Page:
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"our modern "Look at me, I crave your attention" society of today."

(Quote)

 

Today? Does the Tuba stop belong to the modern organ ?

Does your definition not apply to Chamades instead ?

 

Pierre :P

 

No - Chamade ranks were around a long time before Tuba stops. One only has to think of a few Spanish instruments to realise this.

 

If one does wish to have a Tuba stop, there are many more musical examples than that at Downside which, to my ears, demonstrated all that I hate about this class of stop. It was dull, opaque, it 'honked' and had little or no harmonic development. There are far better tubas than this.

 

This, of course, is no reflection on the performer, whose playing was of an impeccably high standard.

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No - Chamade ranks were around a long time before Tuba stops. One only has to think of a few Spanish instruments to realise this.

 

If one does wish to have a Tuba stop, there are many more musical examples than that at Downside which, to my ears, demonstrated all that I hate about this class of stop. It was dull, opaque, it 'honked' and had little or no harmonic development. There are far better tubas than this.

 

This, of course, is no reflection on the performer, whose playing was of an impeccably high standard.

 

Indeed: the chamades became common in Spain in the 18th century -as detail stops,

not decibel providers-.

 

You may dislike that Tuba, I may be found of it... :P

(No problem with tastes!)

 

Pierre

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You may dislike that Tuba, I may be found of it... :P

(No problem with tastes!)

 

Pierre

 

I have no problem with this either, per se - although I can still think of more musical examples than that which was linked in your sound-file.

 

:P

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Come to think of it, there may be another reason too - the name euphonium, or at least something close to it, may already have been in use. I don't know when it was first adopted, but the name euphone has occasionally used for a free-reed stop. Cavaillé-Coll's magnum opus at St-Sulpice (dating from 1862) has a euphone in the Positif, and the name was at least known amongst organ builders at that time. It may have been in use earlier. If this is the case, it may have been a deterrent to adoption for (what was to become known as) the tuba. Then again, it's easy to think of stops under the same name that can have very different tonalities. I know of two organs, only a few kms apart, one of which has an almost principal-sounding gemshorn as the major 4' Swell flue, and the other of which has a very mild 8' gemshorn of quity stringy tone. So perhaps it might not have been such a deterrent after all. (That's hedging my bets for you!)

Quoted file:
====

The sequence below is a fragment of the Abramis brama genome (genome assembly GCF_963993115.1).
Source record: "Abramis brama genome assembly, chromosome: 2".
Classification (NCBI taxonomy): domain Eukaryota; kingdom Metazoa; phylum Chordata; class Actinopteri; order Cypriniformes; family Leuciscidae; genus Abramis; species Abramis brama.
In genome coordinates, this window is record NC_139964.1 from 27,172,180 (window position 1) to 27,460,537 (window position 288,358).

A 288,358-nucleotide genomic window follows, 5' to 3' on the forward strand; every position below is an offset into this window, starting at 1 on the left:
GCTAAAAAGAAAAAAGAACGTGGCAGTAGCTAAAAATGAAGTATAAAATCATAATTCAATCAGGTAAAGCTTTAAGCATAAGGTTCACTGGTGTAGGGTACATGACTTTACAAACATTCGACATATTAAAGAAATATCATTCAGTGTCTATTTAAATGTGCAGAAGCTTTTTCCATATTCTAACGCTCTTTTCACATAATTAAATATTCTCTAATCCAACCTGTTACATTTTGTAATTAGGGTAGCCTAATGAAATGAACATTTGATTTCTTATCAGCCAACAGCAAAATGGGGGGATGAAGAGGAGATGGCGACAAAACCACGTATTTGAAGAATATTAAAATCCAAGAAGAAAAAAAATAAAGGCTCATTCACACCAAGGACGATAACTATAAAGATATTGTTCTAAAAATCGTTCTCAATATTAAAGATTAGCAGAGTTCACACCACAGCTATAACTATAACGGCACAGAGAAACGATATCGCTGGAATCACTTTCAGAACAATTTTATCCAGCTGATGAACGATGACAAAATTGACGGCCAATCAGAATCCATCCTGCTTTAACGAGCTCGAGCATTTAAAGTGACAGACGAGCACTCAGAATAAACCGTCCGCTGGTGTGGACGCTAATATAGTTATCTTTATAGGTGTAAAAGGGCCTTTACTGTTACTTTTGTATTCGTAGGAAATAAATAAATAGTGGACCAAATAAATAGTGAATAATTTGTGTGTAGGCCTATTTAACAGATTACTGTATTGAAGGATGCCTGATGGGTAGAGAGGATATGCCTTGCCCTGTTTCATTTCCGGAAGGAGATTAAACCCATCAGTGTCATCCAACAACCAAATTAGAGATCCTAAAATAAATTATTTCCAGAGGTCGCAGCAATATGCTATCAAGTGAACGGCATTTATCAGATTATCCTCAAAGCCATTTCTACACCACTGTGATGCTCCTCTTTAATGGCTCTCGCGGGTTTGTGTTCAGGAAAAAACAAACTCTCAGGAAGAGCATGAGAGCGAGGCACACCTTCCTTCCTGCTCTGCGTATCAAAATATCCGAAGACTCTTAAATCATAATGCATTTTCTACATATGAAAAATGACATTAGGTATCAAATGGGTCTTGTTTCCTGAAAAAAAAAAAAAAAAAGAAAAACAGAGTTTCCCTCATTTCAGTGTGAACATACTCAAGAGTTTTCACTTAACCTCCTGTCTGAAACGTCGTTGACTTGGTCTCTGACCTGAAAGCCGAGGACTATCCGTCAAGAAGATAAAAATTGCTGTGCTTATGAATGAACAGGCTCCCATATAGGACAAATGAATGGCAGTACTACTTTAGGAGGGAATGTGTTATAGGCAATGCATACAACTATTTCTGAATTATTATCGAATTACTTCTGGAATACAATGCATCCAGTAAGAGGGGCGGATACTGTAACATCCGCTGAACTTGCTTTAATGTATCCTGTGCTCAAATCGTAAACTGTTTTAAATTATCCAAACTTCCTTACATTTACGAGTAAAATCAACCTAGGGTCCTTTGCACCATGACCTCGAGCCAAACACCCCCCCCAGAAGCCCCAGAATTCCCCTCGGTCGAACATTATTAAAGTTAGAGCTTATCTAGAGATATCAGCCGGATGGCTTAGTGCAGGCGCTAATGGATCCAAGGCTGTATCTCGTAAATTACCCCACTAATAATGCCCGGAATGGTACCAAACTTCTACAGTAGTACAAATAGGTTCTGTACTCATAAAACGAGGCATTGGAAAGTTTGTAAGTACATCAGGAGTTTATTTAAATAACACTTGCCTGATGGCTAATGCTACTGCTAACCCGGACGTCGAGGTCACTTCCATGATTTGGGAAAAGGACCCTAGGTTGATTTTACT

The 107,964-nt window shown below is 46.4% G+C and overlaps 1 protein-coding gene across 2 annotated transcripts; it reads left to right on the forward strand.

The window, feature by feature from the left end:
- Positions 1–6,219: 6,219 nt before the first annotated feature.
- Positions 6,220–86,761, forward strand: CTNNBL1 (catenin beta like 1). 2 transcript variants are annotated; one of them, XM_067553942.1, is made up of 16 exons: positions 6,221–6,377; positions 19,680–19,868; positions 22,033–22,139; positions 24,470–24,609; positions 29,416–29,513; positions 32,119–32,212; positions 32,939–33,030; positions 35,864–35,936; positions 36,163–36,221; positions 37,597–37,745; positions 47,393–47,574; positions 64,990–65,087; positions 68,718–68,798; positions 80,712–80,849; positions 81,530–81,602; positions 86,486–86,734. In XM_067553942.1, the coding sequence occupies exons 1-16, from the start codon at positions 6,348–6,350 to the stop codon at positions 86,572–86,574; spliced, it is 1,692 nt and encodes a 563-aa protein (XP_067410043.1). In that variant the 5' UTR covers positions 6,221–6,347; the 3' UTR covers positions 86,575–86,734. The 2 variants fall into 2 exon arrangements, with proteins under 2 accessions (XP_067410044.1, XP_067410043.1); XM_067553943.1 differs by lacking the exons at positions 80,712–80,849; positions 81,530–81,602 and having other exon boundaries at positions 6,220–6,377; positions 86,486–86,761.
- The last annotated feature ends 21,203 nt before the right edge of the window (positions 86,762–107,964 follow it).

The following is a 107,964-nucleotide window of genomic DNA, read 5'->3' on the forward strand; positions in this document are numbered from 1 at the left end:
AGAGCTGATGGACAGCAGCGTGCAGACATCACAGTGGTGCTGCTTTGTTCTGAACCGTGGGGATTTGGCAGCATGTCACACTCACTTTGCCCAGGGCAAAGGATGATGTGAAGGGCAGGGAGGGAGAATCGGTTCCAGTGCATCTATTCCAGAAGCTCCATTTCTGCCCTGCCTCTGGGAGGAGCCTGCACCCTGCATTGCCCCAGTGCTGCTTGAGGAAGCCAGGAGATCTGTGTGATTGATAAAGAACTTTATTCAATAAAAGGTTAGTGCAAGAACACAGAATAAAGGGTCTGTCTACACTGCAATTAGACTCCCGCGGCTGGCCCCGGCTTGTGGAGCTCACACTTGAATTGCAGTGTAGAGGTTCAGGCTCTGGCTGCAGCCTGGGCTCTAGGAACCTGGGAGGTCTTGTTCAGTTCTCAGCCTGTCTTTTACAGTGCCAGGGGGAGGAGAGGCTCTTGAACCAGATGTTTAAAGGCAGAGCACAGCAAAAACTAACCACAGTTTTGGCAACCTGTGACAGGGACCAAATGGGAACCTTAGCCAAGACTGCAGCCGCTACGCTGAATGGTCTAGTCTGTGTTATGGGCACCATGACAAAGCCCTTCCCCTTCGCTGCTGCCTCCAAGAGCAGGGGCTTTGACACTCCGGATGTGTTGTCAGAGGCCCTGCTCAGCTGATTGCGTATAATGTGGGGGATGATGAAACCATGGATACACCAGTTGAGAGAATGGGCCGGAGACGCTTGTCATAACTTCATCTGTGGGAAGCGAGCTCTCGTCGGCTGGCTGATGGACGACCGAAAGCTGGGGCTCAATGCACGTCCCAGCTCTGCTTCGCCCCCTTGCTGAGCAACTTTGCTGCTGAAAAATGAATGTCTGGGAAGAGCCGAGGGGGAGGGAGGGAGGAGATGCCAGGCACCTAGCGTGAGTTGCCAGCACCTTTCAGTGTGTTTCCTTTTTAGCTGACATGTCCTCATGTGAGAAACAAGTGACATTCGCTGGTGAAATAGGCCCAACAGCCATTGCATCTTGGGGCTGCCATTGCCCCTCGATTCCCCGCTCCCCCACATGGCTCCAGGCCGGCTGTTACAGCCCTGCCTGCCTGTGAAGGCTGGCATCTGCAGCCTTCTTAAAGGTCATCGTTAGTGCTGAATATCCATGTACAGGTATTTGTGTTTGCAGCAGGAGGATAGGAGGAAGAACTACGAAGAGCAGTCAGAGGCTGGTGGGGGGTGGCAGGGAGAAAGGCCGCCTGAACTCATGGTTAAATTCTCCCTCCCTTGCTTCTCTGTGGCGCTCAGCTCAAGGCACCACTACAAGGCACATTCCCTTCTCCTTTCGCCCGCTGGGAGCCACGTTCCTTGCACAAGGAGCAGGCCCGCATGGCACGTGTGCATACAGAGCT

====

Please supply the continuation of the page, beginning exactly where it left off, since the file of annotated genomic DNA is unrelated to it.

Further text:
Did Binns use this on some of his organs. I remember one of his 4 manual organs had an Euphonium 8' on the Pedal. I forget which organ it is but someone else may have an idea.

 

(sorry if I have repeated this, only just looked at the topic today)

 

JA

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The Tuba stop had me fooled initially since I had assumed that it would be a 16' stop. After all, a Tuba is bound to be lower than a Trumpet isn't it! So when I came to play the CS Lang Tuba Tune on an organ with only a Trumpet 8', I thought I'd do the decent thing and play the solo part an 8ve lower. It felt a bit odd with the hands cross over, but seemed to work.

 

My mis-understanding continued despite attending a registration workshop last year where we were discussing how to adapt the specific registration requirements to organs of limited means. I mentioned my approach to the Tuba problem and and was greeted with blank looks all round. It was only some time later that I realised the reason. Oh well, you can't win them all.

 

Bet you could't get away with that with Norman Cocker! :P

 

Peter

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I have no problem with this either, per se - although I can still think of more musical examples than that which was linked in your sound-file.

 

:P

 

-Again- what means "musical" ?

We may understand that differently, because it refers

to taste, not facts.

 

Pierre